Mirra Whale

Mirra Whale’s recent work pushes the formal and conceptual limits of the genre of still life. Showing at Mitchell Fine Art Gallery, Whale’s show ‘FODDER’ encompasses both painted still lifes, and ceramic works that deal also with the domestic. Several elements of Whale’s paintings bring these pseudo-traditional works out from under the art historical genre that precedes – and, indeed, informs – them.

Setting flowers, crockery, and cutlery on shocking white tablecloths allows the colour and texture of the objects to float to the centre of our minds as we view Whale’s paintings. While not necessarily a decision that subverts traditions of the genre, this move is handled subtly. In Winter Red Poppies and Smoked Trout Debris, for instance, the red of the poppies is bright enough to linger behind the eyes even when we look away from the painting. However, lingering in the mind just as much is the chiming of pink in the head of trout, and the flesh-coloured stains in the tablecloth that echo, more quietly and with some interference from dirtier, earthier, tones, the call of the poppies in the top corner of the picture.

Here, we’re asked to focus on the materiality — the look, the feel — of the paint, and also, I think, on the materiality of the objects represented by the paint. What’s different, sensually, between a painted red poppy and a poppy in the hand? How much texture can we see; is there colour we could apprehend through touch? These questions of synesthesia, or of the bleeding of one sense into another, are underlined by the presence of the ceramic works in the show. What’s different about the way we engage with fish painted onto stoneware, compared to fish painted onto linen?

It’s also the names of the paintings, gesturing at autobiography, or at glimpsed flashes of memory, that give the objects a kind of weightiness of meaning. Sometimes, the titles of the paintings simply list what’s shown: White Still Life With Geranium, or Pumpkin, Sardines and Praying Mantis Shadow, for instance. Elsewhere, though, the titles suggest the provenance or significance of objects in – or out of – the frame. Here, we have Garfish with Celia’s Bowl, and Found Blossoms Trafalgar Street with Pear. Emphasising the role that objects play in the stories of our lives – the way that they figure to set or to change the scene, or to set in motion courses of events that may seem like chance, or deeply intended, Whale seems to suggest that the objects she paints are weighty not just gravitationally, but also emotively.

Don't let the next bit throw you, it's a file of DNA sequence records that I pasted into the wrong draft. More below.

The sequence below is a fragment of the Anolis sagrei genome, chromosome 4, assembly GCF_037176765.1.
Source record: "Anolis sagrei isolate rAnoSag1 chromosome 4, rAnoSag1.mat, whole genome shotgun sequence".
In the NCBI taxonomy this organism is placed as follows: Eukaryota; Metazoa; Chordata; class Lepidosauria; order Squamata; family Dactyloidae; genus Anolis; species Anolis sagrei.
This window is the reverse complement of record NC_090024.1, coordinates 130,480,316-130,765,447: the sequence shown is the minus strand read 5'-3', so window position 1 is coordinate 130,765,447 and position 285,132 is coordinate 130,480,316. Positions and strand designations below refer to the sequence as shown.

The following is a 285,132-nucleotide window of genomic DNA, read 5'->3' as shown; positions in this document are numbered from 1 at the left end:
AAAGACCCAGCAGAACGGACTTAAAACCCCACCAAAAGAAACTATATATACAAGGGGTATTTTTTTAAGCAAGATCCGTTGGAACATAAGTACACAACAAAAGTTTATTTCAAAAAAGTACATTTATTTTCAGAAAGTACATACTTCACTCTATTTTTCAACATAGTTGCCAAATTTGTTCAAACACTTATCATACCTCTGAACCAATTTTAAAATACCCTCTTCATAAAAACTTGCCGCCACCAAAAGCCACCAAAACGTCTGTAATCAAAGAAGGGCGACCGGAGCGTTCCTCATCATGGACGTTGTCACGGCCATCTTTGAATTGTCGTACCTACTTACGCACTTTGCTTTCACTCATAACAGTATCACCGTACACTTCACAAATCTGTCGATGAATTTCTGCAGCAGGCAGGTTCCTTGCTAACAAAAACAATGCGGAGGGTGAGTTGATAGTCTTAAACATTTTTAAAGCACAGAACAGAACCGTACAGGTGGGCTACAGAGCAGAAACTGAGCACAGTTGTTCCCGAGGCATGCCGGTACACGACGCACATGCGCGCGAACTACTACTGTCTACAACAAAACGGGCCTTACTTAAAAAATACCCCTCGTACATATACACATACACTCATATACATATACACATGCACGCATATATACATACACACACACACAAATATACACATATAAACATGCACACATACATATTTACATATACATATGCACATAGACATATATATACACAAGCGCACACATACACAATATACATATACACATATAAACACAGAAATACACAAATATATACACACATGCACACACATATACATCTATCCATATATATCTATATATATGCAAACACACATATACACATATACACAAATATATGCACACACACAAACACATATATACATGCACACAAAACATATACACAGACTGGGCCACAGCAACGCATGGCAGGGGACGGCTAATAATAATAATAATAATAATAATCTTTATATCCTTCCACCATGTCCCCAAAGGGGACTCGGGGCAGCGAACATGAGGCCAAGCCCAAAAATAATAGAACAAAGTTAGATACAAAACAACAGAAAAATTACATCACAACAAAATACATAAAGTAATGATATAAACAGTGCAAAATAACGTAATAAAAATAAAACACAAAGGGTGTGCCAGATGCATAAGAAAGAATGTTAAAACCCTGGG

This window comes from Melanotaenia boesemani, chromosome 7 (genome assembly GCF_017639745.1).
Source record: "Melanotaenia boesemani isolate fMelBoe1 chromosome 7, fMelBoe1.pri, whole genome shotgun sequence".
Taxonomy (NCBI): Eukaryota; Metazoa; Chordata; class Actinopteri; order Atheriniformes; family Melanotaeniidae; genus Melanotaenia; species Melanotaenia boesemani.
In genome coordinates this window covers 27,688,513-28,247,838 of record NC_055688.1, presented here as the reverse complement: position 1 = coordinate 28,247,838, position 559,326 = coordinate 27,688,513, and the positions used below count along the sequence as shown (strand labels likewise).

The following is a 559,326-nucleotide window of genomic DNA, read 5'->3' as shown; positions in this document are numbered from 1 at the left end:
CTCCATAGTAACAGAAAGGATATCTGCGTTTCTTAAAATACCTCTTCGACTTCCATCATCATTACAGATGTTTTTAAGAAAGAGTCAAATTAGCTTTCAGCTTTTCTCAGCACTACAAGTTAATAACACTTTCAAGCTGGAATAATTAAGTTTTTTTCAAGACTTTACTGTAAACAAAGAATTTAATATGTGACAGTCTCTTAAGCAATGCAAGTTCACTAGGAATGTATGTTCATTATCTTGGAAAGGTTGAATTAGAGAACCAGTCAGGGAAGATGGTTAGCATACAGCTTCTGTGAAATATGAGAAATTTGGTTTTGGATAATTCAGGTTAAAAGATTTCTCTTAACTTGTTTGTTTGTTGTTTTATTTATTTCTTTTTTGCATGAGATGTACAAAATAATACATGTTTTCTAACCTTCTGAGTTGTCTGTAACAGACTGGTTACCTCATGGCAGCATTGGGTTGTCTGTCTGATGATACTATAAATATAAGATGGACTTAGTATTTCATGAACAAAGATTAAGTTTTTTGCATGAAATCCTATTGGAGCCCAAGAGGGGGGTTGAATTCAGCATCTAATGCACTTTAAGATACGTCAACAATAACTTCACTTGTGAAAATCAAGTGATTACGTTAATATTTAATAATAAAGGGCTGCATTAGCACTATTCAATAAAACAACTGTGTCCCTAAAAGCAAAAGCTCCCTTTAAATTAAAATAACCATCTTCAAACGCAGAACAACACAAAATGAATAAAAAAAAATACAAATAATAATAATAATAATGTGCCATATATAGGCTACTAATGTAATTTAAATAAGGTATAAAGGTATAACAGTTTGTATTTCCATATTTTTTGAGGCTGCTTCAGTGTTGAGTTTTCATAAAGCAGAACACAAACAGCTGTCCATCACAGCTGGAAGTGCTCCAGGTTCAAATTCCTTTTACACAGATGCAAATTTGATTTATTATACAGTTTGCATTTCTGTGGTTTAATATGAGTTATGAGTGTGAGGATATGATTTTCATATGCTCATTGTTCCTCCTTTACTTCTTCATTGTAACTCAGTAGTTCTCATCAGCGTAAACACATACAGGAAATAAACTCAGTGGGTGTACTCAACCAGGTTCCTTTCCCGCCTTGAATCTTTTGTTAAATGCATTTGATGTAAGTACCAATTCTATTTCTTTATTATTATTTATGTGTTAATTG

It’s the prominence of the shadows in many of these paintings that most elegantly synthesises the conceptual and physical weight of Whale’s objects. Obstructing the flow of light, the objects’ solidity – their mass, their heft – is emphasised. Often, flowers in vases will throw almost comically protracted shadows onto the walls behinds them, the dark trace-selves of the objects leaning, or sometimes almost leering, over the rest of the scene below them. But the idea of the shadow figures in our thinking about the emotional or narrative weight of objects as well. The shadow cues us to think about the effects that objects have in the world – both through their presence before us, and in the absence that is evoked by the darkness they leave behind them. This is the classic still life theme of living and dying with a twist; Whale’s works tread the lines between the physical and the ideal, and between the timelessness of the painted image and the time-bound structure of stories.

EXHIBITION
Mirra Whale: FODDER
24 July – 7 August 2019
Mitchell Fine Art, Brisbane

 

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